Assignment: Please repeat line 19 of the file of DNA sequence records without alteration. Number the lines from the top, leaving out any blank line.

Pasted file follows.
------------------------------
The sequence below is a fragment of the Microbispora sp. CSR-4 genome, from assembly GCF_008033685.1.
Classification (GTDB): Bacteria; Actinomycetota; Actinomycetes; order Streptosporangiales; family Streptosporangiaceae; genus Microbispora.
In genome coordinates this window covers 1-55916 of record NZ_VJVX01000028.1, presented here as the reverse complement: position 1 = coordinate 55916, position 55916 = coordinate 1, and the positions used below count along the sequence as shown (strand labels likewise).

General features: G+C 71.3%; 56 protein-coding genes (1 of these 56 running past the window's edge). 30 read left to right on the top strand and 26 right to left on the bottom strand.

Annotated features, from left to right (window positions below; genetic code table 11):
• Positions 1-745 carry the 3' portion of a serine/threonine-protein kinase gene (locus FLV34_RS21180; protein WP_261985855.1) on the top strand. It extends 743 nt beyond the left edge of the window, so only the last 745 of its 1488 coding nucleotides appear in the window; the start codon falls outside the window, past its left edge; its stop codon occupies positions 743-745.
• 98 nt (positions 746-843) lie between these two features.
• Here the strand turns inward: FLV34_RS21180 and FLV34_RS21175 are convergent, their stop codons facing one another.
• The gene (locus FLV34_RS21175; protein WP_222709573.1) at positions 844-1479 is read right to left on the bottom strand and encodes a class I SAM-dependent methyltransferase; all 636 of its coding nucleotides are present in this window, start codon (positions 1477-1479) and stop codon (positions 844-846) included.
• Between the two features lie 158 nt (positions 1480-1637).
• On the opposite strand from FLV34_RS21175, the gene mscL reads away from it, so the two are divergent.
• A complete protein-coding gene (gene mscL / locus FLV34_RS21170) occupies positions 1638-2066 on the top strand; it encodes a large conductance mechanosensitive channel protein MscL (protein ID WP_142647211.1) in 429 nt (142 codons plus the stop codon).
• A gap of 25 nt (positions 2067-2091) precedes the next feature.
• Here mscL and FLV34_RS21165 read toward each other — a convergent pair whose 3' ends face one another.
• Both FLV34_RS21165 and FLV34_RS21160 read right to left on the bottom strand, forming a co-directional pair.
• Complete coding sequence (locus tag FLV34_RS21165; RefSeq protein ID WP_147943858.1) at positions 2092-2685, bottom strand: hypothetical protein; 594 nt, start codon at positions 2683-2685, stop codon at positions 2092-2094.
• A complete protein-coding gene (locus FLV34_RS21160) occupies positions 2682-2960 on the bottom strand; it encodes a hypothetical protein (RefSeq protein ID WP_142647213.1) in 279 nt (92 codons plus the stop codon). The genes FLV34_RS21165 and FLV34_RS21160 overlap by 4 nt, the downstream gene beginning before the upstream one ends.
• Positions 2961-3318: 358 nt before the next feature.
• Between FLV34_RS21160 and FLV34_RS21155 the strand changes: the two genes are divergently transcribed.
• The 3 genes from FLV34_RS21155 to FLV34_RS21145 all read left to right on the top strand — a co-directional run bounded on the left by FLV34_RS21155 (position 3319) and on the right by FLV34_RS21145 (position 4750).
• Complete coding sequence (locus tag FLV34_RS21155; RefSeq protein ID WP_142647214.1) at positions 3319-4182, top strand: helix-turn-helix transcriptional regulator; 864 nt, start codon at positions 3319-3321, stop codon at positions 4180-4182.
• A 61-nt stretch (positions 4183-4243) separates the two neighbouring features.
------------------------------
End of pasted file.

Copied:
• Between FLV34_RS21160 and FLV34_RS21155 the strand changes: the two genes are divergently transcribed.